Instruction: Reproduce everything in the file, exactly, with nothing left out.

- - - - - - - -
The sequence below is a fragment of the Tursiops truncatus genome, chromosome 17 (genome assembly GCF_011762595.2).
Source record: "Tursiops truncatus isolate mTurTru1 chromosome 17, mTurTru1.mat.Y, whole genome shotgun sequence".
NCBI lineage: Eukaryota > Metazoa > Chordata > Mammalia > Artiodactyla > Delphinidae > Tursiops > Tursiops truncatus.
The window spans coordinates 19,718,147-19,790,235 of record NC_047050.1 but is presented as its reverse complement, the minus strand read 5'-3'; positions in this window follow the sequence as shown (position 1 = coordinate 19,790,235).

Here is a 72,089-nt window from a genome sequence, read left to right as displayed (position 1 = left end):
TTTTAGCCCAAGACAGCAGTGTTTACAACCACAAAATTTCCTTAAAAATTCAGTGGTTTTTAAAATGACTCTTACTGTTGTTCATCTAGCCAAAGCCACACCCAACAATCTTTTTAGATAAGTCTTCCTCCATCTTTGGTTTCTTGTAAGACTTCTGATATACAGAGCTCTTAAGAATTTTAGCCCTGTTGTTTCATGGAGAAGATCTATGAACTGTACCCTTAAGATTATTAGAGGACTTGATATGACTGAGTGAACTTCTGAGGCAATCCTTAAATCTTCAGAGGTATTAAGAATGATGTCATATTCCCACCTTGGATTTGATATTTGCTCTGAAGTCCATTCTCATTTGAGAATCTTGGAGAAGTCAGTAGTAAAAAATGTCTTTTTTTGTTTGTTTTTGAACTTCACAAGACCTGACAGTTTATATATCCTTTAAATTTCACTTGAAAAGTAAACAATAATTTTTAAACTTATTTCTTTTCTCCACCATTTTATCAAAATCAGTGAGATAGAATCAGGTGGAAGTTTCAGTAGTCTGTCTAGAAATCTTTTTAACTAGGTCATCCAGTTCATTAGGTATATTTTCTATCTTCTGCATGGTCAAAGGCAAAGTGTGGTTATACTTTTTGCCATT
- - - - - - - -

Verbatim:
The sequence below is a fragment of the Tursiops truncatus genome, chromosome 17 (genome assembly GCF_011762595.2).
Source record: "Tursiops truncatus isolate mTurTru1 chromosome 17, mTurTru1.mat.Y, whole genome shotgun sequence".
NCBI lineage: Eukaryota > Metazoa > Chordata > Mammalia > Artiodactyla > Delphinidae > Tursiops > Tursiops truncatus.
The window spans coordinates 19,718,147-19,790,235 of record NC_047050.1 but is presented as its reverse complement, the minus strand read 5'-3'; positions in this window follow the sequence as shown (position 1 = coordinate 19,790,235).

Here is a 72,089-nt window from a genome sequence, read left to right as displayed (position 1 = left end):
TTTTAGCCCAAGACAGCAGTGTTTACAACCACAAAATTTCCTTAAAAATTCAGTGGTTTTTAAAATGACTCTTACTGTTGTTCATCTAGCCAAAGCCACACCCAACAATCTTTTTAGATAAGTCTTCCTCCATCTTTGGTTTCTTGTAAGACTTCTGATATACAGAGCTCTTAAGAATTTTAGCCCTGTTGTTTCATGGAGAAGATCTATGAACTGTACCCTTAAGATTATTAGAGGACTTGATATGACTGAGTGAACTTCTGAGGCAATCCTTAAATCTTCAGAGGTATTAAGAATGATGTCATATTCCCACCTTGGATTTGATATTTGCTCTGAAGTCCATTCTCATTTGAGAATCTTGGAGAAGTCAGTAGTAAAAAATGTCTTTTTTTGTTTGTTTTTGAACTTCACAAGACCTGACAGTTTATATATCCTTTAAATTTCACTTGAAAAGTAAACAATAATTTTTAAACTTATTTCTTTTCTCCACCATTTTATCAAAATCAGTGAGATAGAATCAGGTGGAAGTTTCAGTAGTCTGTCTAGAAATCTTTTTAACTAGGTCATCCAGTTCATTAGGTATATTTTCTATCTTCTGCATGGTCAAAGGCAAAGTGTGGTTATACTTTTTGCCATT